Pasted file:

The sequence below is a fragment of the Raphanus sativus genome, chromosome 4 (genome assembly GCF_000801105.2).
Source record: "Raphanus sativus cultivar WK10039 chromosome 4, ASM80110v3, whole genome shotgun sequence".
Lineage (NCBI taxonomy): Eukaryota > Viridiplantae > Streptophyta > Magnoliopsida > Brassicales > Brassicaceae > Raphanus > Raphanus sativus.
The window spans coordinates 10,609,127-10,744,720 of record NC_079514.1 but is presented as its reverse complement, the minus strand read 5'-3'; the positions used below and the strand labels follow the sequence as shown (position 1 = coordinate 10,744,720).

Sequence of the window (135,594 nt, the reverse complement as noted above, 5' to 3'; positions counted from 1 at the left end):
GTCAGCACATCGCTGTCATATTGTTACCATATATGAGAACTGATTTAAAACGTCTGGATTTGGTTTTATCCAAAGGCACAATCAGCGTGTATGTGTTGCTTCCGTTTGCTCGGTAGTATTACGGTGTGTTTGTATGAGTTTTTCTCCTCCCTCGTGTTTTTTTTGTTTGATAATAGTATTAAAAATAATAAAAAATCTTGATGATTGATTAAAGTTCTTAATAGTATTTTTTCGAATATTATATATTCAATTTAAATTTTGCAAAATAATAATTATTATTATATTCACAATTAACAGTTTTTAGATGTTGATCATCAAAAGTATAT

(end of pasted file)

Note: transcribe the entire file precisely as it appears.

The sequence below is a fragment of the Raphanus sativus genome, chromosome 4 (genome assembly GCF_000801105.2).
Source record: "Raphanus sativus cultivar WK10039 chromosome 4, ASM80110v3, whole genome shotgun sequence".
Lineage (NCBI taxonomy): Eukaryota > Viridiplantae > Streptophyta > Magnoliopsida > Brassicales > Brassicaceae > Raphanus > Raphanus sativus.
The window spans coordinates 10,609,127-10,744,720 of record NC_079514.1 but is presented as its reverse complement, the minus strand read 5'-3'; the positions used below and the strand labels follow the sequence as shown (position 1 = coordinate 10,744,720).

Sequence of the window (135,594 nt, the reverse complement as noted above, 5' to 3'; positions counted from 1 at the left end):
GTCAGCACATCGCTGTCATATTGTTACCATATATGAGAACTGATTTAAAACGTCTGGATTTGGTTTTATCCAAAGGCACAATCAGCGTGTATGTGTTGCTTCCGTTTGCTCGGTAGTATTACGGTGTGTTTGTATGAGTTTTTCTCCTCCCTCGTGTTTTTTTTGTTTGATAATAGTATTAAAAATAATAAAAAATCTTGATGATTGATTAAAGTTCTTAATAGTATTTTTTCGAATATTATATATTCAATTTAAATTTTGCAAAATAATAATTATTATTATATTCACAATTAACAGTTTTTAGATGTTGATCATCAAAAGTATAT